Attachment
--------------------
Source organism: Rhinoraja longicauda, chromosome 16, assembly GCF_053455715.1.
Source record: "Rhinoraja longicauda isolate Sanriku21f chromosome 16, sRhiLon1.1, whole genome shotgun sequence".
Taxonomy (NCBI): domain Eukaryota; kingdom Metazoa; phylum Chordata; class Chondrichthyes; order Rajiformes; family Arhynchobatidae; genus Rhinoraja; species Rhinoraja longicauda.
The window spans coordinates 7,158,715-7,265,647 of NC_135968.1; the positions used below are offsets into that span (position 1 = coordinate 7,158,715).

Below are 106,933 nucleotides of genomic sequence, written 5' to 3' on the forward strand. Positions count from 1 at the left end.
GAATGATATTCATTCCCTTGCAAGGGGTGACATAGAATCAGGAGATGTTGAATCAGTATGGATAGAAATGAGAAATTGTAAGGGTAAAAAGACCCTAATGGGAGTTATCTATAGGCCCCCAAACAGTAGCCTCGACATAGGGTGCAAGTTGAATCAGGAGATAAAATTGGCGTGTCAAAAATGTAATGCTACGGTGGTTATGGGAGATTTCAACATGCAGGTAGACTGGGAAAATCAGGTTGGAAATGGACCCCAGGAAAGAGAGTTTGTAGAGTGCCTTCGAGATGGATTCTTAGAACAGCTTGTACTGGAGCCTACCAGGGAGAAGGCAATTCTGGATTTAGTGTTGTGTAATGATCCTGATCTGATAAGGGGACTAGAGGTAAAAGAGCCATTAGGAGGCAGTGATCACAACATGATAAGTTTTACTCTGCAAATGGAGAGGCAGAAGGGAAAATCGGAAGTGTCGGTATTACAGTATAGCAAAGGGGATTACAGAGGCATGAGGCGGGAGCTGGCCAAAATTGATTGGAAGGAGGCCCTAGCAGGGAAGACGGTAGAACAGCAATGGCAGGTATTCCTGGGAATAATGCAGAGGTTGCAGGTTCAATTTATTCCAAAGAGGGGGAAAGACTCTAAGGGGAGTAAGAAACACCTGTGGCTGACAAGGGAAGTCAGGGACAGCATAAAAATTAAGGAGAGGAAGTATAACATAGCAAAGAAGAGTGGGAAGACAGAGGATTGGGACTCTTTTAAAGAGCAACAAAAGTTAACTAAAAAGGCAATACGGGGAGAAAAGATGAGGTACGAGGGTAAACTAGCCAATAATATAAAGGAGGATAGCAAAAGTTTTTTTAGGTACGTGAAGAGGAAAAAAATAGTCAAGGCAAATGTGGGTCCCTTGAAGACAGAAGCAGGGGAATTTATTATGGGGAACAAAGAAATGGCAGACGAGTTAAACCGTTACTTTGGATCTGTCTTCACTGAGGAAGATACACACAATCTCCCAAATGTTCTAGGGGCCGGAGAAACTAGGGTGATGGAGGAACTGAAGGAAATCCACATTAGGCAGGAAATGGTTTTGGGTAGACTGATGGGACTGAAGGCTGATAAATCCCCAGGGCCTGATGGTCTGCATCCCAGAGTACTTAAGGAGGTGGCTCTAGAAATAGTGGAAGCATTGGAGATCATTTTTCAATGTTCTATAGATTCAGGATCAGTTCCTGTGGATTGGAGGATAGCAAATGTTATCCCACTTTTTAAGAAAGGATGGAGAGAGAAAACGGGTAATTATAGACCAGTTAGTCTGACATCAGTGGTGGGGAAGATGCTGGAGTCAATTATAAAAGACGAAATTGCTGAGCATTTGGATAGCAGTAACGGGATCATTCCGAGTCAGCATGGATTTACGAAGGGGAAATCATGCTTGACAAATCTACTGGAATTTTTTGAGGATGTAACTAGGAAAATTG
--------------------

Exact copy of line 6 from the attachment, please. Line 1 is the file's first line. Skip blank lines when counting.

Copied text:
GAATGATATTCATTCCCTTGCAAGGGGTGACATAGAATCAGGAGATGTTGAATCAGTATGGATAGAAATGAGAAATTGTAAGGGTAAAAAGACCCTAATGGGAGTTATCTATAGGCCCCCAAACAGTAGCCTCGACATAGGGTGCAAGTTGAATCAGGAGATAAAATTGGCGTGTCAAAAATGTAATGCTACGGTGGTTATGGGAGATTTCAACATGCAGGTAGACTGGGAAAATCAGGTTGGAAATGGACCCCAGGAAAGAGAGTTTGTAGAGTGCCTTCGAGATGGATTCTTAGAACAGCTTGTACTGGAGCCTACCAGGGAGAAGGCAATTCTGGATTTAGTGTTGTGTAATGATCCTGATCTGATAAGGGGACTAGAGGTAAAAGAGCCATTAGGAGGCAGTGATCACAACATGATAAGTTTTACTCTGCAAATGGAGAGGCAGAAGGGAAAATCGGAAGTGTCGGTATTACAGTATAGCAAAGGGGATTACAGAGGCATGAGGCGGGAGCTGGCCAAAATTGATTGGAAGGAGGCCCTAGCAGGGAAGACGGTAGAACAGCAATGGCAGGTATTCCTGGGAATAATGCAGAGGTTGCAGGTTCAATTTATTCCAAAGAGGGGGAAAGACTCTAAGGGGAGTAAGAAACACCTGTGGCTGACAAGGGAAGTCAGGGACAGCATAAAAATTAAGGAGAGGAAGTATAACATAGCAAAGAAGAGTGGGAAGACAGAGGATTGGGACTCTTTTAAAGAGCAACAAAAGTTAACTAAAAAGGCAATACGGGGAGAAAAGATGAGGTACGAGGGTAAACTAGCCAATAATATAAAGGAGGATAGCAAAAGTTTTTTTAGGTACGTGAAGAGGAAAAAAATAGTCAAGGCAAATGTGGGTCCCTTGAAGACAGAAGCAGGGGAATTTATTATGGGGAACAAAGAAATGGCAGACGAGTTAAACCGTTACTTTGGATCTGTCTTCACTGAGGAAGATACACACAATCTCCCAAATGTTCTAGGGGCCGGAGAAACTAGGGTGATGGAGGAACTGAAGGAAATCCACATTAGGCAGGAAATGGTTTTGGGTAGACTGATGGGACTGAAGGCTGATAAATCCCCAGGGCCTGATGGTCTGCATCCCAGAGTACTTAAGGAGGTGGCTCTAGAAATAGTGGAAGCATTGGAGATCATTTTTCAATGTTCTATAGATTCAGGATCAGTTCCTGTGGATTGGAGGATAGCAAATGTTATCCCACTTTTTAAGAAAGGATGGAGAGAGAAAACGGGTAATTATAGACCAGTTAGTCTGACATCAGTGGTGGGGAAGATGCTGGAGTCAATTATAAAAGACGAAATTGCTGAGCATTTGGATAGCAGTAACGGGATCATTCCGAGTCAGCATGGATTTACGAAGGGGAAATCATGCTTGACAAATCTACTGGAATTTTTTGAGGATGTAACTAGGAAAATTG